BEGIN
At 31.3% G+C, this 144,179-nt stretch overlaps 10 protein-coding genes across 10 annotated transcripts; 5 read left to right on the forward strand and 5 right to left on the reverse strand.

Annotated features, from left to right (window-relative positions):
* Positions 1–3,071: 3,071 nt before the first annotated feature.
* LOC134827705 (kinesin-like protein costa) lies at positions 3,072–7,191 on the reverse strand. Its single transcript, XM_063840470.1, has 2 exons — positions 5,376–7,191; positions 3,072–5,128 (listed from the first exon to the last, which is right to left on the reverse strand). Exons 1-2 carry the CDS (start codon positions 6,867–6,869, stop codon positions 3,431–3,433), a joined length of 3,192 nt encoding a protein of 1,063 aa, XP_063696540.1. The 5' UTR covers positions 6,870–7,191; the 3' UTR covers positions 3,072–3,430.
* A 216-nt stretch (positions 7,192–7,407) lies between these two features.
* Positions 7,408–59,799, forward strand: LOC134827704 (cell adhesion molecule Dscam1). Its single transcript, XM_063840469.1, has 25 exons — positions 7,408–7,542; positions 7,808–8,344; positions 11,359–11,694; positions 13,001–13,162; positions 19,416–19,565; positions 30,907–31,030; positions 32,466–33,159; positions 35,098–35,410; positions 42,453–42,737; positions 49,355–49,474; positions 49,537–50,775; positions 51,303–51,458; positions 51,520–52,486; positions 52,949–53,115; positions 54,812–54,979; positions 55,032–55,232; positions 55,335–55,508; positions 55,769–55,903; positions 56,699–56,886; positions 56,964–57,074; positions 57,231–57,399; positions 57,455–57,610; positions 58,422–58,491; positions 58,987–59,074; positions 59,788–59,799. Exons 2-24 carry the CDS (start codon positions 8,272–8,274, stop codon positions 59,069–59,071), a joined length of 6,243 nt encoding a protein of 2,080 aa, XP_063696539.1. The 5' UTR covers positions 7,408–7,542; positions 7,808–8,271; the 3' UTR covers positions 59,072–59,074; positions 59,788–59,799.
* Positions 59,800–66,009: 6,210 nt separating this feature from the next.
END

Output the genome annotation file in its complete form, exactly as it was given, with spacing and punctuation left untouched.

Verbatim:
At 31.3% G+C, this 144,179-nt stretch overlaps 10 protein-coding genes across 10 annotated transcripts; 5 read left to right on the forward strand and 5 right to left on the reverse strand.

Annotated features, from left to right (window-relative positions):
* Positions 1–3,071: 3,071 nt before the first annotated feature.
* LOC134827705 (kinesin-like protein costa) lies at positions 3,072–7,191 on the reverse strand. Its single transcript, XM_063840470.1, has 2 exons — positions 5,376–7,191; positions 3,072–5,128 (listed from the first exon to the last, which is right to left on the reverse strand). Exons 1-2 carry the CDS (start codon positions 6,867–6,869, stop codon positions 3,431–3,433), a joined length of 3,192 nt encoding a protein of 1,063 aa, XP_063696540.1. The 5' UTR covers positions 6,870–7,191; the 3' UTR covers positions 3,072–3,430.
* A 216-nt stretch (positions 7,192–7,407) lies between these two features.
* Positions 7,408–59,799, forward strand: LOC134827704 (cell adhesion molecule Dscam1). Its single transcript, XM_063840469.1, has 25 exons — positions 7,408–7,542; positions 7,808–8,344; positions 11,359–11,694; positions 13,001–13,162; positions 19,416–19,565; positions 30,907–31,030; positions 32,466–33,159; positions 35,098–35,410; positions 42,453–42,737; positions 49,355–49,474; positions 49,537–50,775; positions 51,303–51,458; positions 51,520–52,486; positions 52,949–53,115; positions 54,812–54,979; positions 55,032–55,232; positions 55,335–55,508; positions 55,769–55,903; positions 56,699–56,886; positions 56,964–57,074; positions 57,231–57,399; positions 57,455–57,610; positions 58,422–58,491; positions 58,987–59,074; positions 59,788–59,799. Exons 2-24 carry the CDS (start codon positions 8,272–8,274, stop codon positions 59,069–59,071), a joined length of 6,243 nt encoding a protein of 2,080 aa, XP_063696539.1. The 5' UTR covers positions 7,408–7,542; positions 7,808–8,271; the 3' UTR covers positions 59,072–59,074; positions 59,788–59,799.
* Positions 59,800–66,009: 6,210 nt separating this feature from the next.